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Insurance In NY – Misconceptions That Make The Roads More Dangerous

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In recent years, motor vehicle deaths have increased significantly, and the National Safety Council recently identified some of the most common driver beliefs and behaviors that put everyone on the road at risk.

During the past year, NSC surveys showed the surprising rates of dangerous habits and opinions. Researchers said that these results may explain why fatalities were on the rise. They also said that their findings showed the urgency of promoting awareness of misconceptions and dangerous habits.

Experts said that while most drivers understand the basic dangers and risks on roadways, they do not take the proper steps to make their own driving habits safer.

Many people still believe that bad things are more likely to happen to other drivers than to them. This is even true among drivers who admit to driving distracted.

Here are the shocking results of the survey:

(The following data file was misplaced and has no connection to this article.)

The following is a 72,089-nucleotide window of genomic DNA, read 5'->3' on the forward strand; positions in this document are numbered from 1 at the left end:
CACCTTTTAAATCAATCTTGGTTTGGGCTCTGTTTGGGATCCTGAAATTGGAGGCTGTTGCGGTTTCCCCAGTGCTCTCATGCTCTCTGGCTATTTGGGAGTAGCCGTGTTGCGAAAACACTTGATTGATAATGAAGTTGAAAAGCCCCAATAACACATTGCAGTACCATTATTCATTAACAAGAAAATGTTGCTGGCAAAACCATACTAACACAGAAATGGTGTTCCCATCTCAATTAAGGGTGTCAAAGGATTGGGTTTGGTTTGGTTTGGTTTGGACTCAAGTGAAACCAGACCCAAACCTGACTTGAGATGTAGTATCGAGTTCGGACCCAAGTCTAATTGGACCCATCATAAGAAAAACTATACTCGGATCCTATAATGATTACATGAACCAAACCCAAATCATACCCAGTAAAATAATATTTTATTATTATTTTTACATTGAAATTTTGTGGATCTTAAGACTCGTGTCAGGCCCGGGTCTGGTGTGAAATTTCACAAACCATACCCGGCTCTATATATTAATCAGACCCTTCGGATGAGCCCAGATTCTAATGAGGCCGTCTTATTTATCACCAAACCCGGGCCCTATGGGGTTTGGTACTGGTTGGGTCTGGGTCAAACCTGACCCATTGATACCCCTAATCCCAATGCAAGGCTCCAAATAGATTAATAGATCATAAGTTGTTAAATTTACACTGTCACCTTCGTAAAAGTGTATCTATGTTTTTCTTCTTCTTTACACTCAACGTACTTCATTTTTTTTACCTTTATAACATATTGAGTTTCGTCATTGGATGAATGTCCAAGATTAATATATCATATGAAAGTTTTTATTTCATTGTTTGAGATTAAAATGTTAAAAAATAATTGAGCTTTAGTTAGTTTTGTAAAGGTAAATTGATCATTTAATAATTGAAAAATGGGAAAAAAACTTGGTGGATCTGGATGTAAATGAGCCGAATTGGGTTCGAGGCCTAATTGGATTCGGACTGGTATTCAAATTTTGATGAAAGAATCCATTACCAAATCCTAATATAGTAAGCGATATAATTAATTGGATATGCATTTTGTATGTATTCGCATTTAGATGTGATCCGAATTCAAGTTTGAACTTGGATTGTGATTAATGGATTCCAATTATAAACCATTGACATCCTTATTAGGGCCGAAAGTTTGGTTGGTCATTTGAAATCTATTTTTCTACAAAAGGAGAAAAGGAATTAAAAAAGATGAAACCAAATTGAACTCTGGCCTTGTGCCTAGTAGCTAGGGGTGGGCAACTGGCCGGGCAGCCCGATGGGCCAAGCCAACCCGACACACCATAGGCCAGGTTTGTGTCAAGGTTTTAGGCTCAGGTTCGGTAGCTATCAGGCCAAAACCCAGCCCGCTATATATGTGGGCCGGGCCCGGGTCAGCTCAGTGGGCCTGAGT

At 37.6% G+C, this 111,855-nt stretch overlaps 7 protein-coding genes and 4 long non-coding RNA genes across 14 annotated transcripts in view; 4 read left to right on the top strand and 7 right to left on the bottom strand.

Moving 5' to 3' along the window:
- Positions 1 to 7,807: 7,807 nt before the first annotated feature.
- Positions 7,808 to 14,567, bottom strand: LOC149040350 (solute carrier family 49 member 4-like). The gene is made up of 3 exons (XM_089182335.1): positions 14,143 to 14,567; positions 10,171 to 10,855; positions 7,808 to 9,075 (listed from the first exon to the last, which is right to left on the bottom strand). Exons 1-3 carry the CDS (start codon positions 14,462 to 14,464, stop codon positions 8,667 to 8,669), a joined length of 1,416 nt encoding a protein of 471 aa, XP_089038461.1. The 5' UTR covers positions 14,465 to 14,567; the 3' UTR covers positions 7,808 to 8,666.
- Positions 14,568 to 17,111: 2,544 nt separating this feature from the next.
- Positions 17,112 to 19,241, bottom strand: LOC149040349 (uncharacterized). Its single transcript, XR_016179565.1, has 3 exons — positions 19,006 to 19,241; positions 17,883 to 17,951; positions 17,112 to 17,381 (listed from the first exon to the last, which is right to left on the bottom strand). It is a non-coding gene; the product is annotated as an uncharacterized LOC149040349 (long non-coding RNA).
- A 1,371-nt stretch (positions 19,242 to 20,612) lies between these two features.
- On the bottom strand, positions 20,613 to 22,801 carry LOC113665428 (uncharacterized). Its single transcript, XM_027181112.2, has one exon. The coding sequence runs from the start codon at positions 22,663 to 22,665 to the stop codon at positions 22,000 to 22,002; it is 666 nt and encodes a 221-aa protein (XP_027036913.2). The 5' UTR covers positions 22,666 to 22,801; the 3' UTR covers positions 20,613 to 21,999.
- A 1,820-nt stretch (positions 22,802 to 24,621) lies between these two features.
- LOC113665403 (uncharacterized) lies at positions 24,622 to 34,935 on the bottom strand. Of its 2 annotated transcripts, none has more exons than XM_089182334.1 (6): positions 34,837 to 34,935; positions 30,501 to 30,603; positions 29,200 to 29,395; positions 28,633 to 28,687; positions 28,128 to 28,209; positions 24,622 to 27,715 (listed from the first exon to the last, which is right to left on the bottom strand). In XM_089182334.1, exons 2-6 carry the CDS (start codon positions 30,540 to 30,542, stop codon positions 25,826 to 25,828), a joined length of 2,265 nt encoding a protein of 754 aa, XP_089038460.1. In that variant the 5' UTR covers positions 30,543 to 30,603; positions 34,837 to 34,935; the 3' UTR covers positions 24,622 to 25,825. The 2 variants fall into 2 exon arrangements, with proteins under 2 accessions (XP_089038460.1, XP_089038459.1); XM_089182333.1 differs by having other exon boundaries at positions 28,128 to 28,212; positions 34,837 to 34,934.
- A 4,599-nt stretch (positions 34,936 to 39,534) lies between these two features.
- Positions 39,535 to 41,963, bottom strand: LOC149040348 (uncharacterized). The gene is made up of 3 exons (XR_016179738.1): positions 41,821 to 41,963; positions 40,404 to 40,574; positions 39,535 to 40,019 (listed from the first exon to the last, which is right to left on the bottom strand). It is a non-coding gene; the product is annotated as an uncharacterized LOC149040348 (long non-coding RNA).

• More than 45% of drivers said that it was safe to send text messages using voice dictation or manual input.
  • More than 70% of drivers said that they could drink three alcoholic beverages before they were too impaired to drive.
  • Approximately 35% of teens admitted to checking their social media notifications or interacting on social media while driving.
  • More than 15% of teens who were in accidents said that their own distractions were the cause of the crash.
  • More than 30% of drivers felt that they could drive safely with fewer than four hours of sleep.
  • Nearly 15% of drivers admitted to using marijuana while driving within the past month.
  • More than 30% of drivers felt that new vehicles could practically drive themselves and did not require as much concentration to operate.
  • While only 25% of drivers felt that their own distractions were dangerous, nearly 70% said that they were concerned about the risky behavior of other drivers.
  • About 45% of people said that they felt compelled to check cellphone notifications while driving because of demanding employers, and about 45% of those who reported feeling this way had crashed within the last few years.

The takeaway

Use the above list as a cautionary tale of what not to do when on the roads. Don’t think that you somehow have superior powers of concentration compared to other drivers.

Don’t touch your phone while behind the wheel and comply with your state’s distracted driving laws.

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